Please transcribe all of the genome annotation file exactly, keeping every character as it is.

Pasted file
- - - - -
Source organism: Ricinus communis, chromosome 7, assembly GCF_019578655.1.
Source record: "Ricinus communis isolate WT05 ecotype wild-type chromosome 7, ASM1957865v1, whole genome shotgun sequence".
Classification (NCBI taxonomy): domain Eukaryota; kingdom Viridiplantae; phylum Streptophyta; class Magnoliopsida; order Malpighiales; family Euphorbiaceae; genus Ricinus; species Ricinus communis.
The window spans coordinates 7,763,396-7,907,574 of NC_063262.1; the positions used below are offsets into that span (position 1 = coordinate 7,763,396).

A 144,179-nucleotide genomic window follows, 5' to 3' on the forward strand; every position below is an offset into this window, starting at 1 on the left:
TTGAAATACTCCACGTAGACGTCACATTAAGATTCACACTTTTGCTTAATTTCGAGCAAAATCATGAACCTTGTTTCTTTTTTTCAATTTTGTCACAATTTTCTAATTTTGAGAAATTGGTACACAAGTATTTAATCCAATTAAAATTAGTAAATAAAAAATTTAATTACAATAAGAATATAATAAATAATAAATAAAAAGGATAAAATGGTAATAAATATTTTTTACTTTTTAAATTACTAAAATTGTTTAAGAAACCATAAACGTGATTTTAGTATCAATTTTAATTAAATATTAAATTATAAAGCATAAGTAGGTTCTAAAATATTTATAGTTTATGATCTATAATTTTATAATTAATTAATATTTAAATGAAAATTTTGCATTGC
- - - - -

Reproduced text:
Source organism: Ricinus communis, chromosome 7, assembly GCF_019578655.1.
Source record: "Ricinus communis isolate WT05 ecotype wild-type chromosome 7, ASM1957865v1, whole genome shotgun sequence".
Classification (NCBI taxonomy): domain Eukaryota; kingdom Viridiplantae; phylum Streptophyta; class Magnoliopsida; order Malpighiales; family Euphorbiaceae; genus Ricinus; species Ricinus communis.
The window spans coordinates 7,763,396-7,907,574 of NC_063262.1; the positions used below are offsets into that span (position 1 = coordinate 7,763,396).

A 144,179-nucleotide genomic window follows, 5' to 3' on the forward strand; every position below is an offset into this window, starting at 1 on the left:
TTGAAATACTCCACGTAGACGTCACATTAAGATTCACACTTTTGCTTAATTTCGAGCAAAATCATGAACCTTGTTTCTTTTTTTCAATTTTGTCACAATTTTCTAATTTTGAGAAATTGGTACACAAGTATTTAATCCAATTAAAATTAGTAAATAAAAAATTTAATTACAATAAGAATATAATAAATAATAAATAAAAAGGATAAAATGGTAATAAATATTTTTTACTTTTTAAATTACTAAAATTGTTTAAGAAACCATAAACGTGATTTTAGTATCAATTTTAATTAAATATTAAATTATAAAGCATAAGTAGGTTCTAAAATATTTATAGTTTATGATCTATAATTTTATAATTAATTAATATTTAAATGAAAATTTTGCATTGC